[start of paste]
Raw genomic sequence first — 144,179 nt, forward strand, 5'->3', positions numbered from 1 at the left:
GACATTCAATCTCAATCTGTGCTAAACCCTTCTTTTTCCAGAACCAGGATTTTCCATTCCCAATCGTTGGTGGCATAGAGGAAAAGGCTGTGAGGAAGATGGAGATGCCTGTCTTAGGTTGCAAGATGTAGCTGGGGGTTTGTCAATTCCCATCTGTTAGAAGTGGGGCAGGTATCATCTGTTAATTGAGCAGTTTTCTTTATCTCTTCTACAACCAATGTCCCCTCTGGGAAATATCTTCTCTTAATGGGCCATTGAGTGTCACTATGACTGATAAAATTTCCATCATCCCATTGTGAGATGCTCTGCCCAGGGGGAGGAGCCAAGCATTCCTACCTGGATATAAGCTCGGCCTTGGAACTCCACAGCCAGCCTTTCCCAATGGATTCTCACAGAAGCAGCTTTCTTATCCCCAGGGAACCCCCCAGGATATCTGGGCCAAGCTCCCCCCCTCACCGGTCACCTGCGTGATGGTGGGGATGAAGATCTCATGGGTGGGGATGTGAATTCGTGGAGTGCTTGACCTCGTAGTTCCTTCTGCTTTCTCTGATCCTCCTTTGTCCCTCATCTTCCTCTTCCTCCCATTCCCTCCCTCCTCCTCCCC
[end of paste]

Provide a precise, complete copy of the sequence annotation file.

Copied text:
Raw genomic sequence first — 144,179 nt, forward strand, 5'->3', positions numbered from 1 at the left:
GACATTCAATCTCAATCTGTGCTAAACCCTTCTTTTTCCAGAACCAGGATTTTCCATTCCCAATCGTTGGTGGCATAGAGGAAAAGGCTGTGAGGAAGATGGAGATGCCTGTCTTAGGTTGCAAGATGTAGCTGGGGGTTTGTCAATTCCCATCTGTTAGAAGTGGGGCAGGTATCATCTGTTAATTGAGCAGTTTTCTTTATCTCTTCTACAACCAATGTCCCCTCTGGGAAATATCTTCTCTTAATGGGCCATTGAGTGTCACTATGACTGATAAAATTTCCATCATCCCATTGTGAGATGCTCTGCCCAGGGGGAGGAGCCAAGCATTCCTACCTGGATATAAGCTCGGCCTTGGAACTCCACAGCCAGCCTTTCCCAATGGATTCTCACAGAAGCAGCTTTCTTATCCCCAGGGAACCCCCCAGGATATCTGGGCCAAGCTCCCCCCCTCACCGGTCACCTGCGTGATGGTGGGGATGAAGATCTCATGGGTGGGGATGTGAATTCGTGGAGTGCTTGACCTCGTAGTTCCTTCTGCTTTCTCTGATCCTCCTTTGTCCCTCATCTTCCTCTTCCTCCCATTCCCTCCCTCCTCCTCCCC